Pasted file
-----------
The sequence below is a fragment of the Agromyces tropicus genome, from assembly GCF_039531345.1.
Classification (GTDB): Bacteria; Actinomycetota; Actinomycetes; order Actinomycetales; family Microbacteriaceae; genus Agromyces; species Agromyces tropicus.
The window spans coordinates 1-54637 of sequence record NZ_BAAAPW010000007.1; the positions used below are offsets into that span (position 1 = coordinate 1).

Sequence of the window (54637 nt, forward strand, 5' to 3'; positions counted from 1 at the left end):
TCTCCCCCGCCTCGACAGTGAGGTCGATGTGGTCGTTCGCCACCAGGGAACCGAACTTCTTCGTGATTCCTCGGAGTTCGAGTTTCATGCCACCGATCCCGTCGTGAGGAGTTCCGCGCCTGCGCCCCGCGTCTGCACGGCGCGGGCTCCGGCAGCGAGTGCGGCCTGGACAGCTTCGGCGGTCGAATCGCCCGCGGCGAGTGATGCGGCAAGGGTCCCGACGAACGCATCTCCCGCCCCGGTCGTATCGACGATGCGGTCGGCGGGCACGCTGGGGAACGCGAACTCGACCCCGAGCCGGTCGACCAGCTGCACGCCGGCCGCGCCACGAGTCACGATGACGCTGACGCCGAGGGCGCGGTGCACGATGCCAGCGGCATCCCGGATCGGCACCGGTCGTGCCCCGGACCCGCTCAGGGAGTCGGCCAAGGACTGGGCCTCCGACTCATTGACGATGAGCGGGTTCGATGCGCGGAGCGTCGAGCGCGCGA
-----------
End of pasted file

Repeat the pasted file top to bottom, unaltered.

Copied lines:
The sequence below is a fragment of the Agromyces tropicus genome, from assembly GCF_039531345.1.
Classification (GTDB): Bacteria; Actinomycetota; Actinomycetes; order Actinomycetales; family Microbacteriaceae; genus Agromyces; species Agromyces tropicus.
The window spans coordinates 1-54637 of sequence record NZ_BAAAPW010000007.1; the positions used below are offsets into that span (position 1 = coordinate 1).

Sequence of the window (54637 nt, forward strand, 5' to 3'; positions counted from 1 at the left end):
TCTCCCCCGCCTCGACAGTGAGGTCGATGTGGTCGTTCGCCACCAGGGAACCGAACTTCTTCGTGATTCCTCGGAGTTCGAGTTTCATGCCACCGATCCCGTCGTGAGGAGTTCCGCGCCTGCGCCCCGCGTCTGCACGGCGCGGGCTCCGGCAGCGAGTGCGGCCTGGACAGCTTCGGCGGTCGAATCGCCCGCGGCGAGTGATGCGGCAAGGGTCCCGACGAACGCATCTCCCGCCCCGGTCGTATCGACGATGCGGTCGGCGGGCACGCTGGGGAACGCGAACTCGACCCCGAGCCGGTCGACCAGCTGCACGCCGGCCGCGCCACGAGTCACGATGACGCTGACGCCGAGGGCGCGGTGCACGATGCCAGCGGCATCCCGGATCGGCACCGGTCGTGCCCCGGACCCGCTCAGGGAGTCGGCCAAGGACTGGGCCTCCGACTCATTGACGATGAGCGGGTTCGATGCGCGGAGCGTCGAGCGCGCGA